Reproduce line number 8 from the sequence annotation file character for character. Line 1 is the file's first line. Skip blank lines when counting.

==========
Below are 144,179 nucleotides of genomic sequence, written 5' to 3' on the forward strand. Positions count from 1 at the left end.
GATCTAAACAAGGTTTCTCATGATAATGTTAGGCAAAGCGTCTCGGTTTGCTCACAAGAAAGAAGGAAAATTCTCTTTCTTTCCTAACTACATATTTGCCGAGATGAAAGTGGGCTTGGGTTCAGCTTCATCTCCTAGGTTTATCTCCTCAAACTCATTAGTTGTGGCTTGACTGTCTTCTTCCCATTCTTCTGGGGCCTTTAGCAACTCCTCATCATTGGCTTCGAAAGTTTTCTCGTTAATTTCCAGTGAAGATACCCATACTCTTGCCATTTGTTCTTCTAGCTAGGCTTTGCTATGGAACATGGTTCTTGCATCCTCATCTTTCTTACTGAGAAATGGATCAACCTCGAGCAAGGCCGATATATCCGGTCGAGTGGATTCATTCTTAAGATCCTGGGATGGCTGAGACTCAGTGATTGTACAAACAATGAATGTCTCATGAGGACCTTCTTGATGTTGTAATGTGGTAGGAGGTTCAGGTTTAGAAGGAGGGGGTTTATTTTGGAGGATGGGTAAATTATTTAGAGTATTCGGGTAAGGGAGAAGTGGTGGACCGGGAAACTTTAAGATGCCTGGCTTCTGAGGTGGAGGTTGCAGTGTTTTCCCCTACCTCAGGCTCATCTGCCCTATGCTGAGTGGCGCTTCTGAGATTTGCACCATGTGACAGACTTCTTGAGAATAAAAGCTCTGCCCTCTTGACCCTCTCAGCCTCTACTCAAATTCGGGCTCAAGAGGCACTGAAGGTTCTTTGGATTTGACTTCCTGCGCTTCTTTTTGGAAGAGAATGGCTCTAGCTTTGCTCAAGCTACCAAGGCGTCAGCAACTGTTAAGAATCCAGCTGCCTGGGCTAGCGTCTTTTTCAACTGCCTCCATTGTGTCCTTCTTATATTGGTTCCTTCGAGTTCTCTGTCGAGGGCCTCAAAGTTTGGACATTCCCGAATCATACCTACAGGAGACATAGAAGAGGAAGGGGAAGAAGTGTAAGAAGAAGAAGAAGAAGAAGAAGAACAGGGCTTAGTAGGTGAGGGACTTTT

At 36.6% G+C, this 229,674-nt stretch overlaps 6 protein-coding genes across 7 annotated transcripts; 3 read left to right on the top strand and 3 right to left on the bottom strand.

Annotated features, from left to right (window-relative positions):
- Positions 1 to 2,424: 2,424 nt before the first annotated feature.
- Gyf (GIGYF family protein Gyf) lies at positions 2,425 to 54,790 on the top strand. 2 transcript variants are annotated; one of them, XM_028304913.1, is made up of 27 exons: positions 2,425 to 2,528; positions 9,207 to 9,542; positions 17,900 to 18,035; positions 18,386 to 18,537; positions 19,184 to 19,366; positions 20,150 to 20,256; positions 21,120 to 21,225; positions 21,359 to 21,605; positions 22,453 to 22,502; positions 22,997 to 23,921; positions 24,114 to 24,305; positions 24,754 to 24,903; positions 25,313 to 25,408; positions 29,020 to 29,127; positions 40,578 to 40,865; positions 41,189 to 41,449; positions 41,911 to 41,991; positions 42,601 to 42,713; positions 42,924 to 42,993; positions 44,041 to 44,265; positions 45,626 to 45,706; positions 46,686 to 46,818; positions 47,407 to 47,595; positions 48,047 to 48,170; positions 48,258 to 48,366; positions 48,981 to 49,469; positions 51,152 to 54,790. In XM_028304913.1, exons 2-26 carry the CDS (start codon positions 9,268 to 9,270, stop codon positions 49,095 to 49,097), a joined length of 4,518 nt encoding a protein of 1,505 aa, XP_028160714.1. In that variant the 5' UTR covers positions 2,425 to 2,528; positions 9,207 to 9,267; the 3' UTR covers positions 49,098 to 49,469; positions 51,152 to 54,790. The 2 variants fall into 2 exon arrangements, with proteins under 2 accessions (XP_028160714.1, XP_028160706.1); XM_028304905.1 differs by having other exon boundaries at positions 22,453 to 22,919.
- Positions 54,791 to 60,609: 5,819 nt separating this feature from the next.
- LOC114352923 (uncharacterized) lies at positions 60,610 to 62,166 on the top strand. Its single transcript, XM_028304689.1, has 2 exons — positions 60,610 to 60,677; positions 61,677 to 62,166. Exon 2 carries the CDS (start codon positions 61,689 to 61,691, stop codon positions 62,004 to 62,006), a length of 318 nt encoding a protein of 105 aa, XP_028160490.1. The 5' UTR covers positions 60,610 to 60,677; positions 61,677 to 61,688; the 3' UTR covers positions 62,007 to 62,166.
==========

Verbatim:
- LOC114352923 (uncharacterized) lies at positions 60,610 to 62,166 on the top strand. Its single transcript, XM_028304689.1, has 2 exons — positions 60,610 to 60,677; positions 61,677 to 62,166. Exon 2 carries the CDS (start codon positions 61,689 to 61,691, stop codon positions 62,004 to 62,006), a length of 318 nt encoding a protein of 105 aa, XP_028160490.1. The 5' UTR covers positions 60,610 to 60,677; positions 61,677 to 61,688; the 3' UTR covers positions 62,007 to 62,166.